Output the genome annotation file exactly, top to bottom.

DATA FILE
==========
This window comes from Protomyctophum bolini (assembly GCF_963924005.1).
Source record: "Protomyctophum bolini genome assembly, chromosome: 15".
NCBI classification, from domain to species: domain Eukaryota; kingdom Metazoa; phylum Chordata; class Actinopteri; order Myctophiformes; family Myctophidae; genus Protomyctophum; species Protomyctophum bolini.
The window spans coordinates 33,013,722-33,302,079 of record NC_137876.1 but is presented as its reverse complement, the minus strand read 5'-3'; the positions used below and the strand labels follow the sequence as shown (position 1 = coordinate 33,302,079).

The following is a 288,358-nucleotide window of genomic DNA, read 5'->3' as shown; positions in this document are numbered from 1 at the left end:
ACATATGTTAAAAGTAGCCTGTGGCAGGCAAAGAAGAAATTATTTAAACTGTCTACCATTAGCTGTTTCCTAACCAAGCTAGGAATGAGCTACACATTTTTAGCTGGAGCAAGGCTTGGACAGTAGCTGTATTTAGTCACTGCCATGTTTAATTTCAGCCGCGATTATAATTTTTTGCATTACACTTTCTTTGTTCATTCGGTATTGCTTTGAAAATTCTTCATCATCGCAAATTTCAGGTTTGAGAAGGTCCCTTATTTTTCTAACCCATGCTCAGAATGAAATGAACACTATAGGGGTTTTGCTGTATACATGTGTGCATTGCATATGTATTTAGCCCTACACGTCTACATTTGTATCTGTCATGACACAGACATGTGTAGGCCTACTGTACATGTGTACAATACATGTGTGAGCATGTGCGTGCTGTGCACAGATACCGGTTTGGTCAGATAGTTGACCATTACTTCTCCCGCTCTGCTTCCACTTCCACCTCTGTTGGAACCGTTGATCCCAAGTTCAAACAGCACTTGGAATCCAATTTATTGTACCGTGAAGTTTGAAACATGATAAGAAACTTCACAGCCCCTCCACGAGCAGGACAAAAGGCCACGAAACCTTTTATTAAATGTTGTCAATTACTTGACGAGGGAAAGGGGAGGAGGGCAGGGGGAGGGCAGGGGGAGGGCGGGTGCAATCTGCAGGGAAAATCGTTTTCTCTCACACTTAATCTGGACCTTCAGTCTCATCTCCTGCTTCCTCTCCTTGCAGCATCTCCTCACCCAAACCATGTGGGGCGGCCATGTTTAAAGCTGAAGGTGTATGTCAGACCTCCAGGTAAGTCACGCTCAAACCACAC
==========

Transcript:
This window comes from Protomyctophum bolini (assembly GCF_963924005.1).
Source record: "Protomyctophum bolini genome assembly, chromosome: 15".
NCBI classification, from domain to species: domain Eukaryota; kingdom Metazoa; phylum Chordata; class Actinopteri; order Myctophiformes; family Myctophidae; genus Protomyctophum; species Protomyctophum bolini.
The window spans coordinates 33,013,722-33,302,079 of record NC_137876.1 but is presented as its reverse complement, the minus strand read 5'-3'; the positions used below and the strand labels follow the sequence as shown (position 1 = coordinate 33,302,079).

The following is a 288,358-nucleotide window of genomic DNA, read 5'->3' as shown; positions in this document are numbered from 1 at the left end:
ACATATGTTAAAAGTAGCCTGTGGCAGGCAAAGAAGAAATTATTTAAACTGTCTACCATTAGCTGTTTCCTAACCAAGCTAGGAATGAGCTACACATTTTTAGCTGGAGCAAGGCTTGGACAGTAGCTGTATTTAGTCACTGCCATGTTTAATTTCAGCCGCGATTATAATTTTTTGCATTACACTTTCTTTGTTCATTCGGTATTGCTTTGAAAATTCTTCATCATCGCAAATTTCAGGTTTGAGAAGGTCCCTTATTTTTCTAACCCATGCTCAGAATGAAATGAACACTATAGGGGTTTTGCTGTATACATGTGTGCATTGCATATGTATTTAGCCCTACACGTCTACATTTGTATCTGTCATGACACAGACATGTGTAGGCCTACTGTACATGTGTACAATACATGTGTGAGCATGTGCGTGCTGTGCACAGATACCGGTTTGGTCAGATAGTTGACCATTACTTCTCCCGCTCTGCTTCCACTTCCACCTCTGTTGGAACCGTTGATCCCAAGTTCAAACAGCACTTGGAATCCAATTTATTGTACCGTGAAGTTTGAAACATGATAAGAAACTTCACAGCCCCTCCACGAGCAGGACAAAAGGCCACGAAACCTTTTATTAAATGTTGTCAATTACTTGACGAGGGAAAGGGGAGGAGGGCAGGGGGAGGGCAGGGGGAGGGCGGGTGCAATCTGCAGGGAAAATCGTTTTCTCTCACACTTAATCTGGACCTTCAGTCTCATCTCCTGCTTCCTCTCCTTGCAGCATCTCCTCACCCAAACCATGTGGGGCGGCCATGTTTAAAGCTGAAGGTGTATGTCAGACCTCCAGGTAAGTCACGCTCAAACCACAC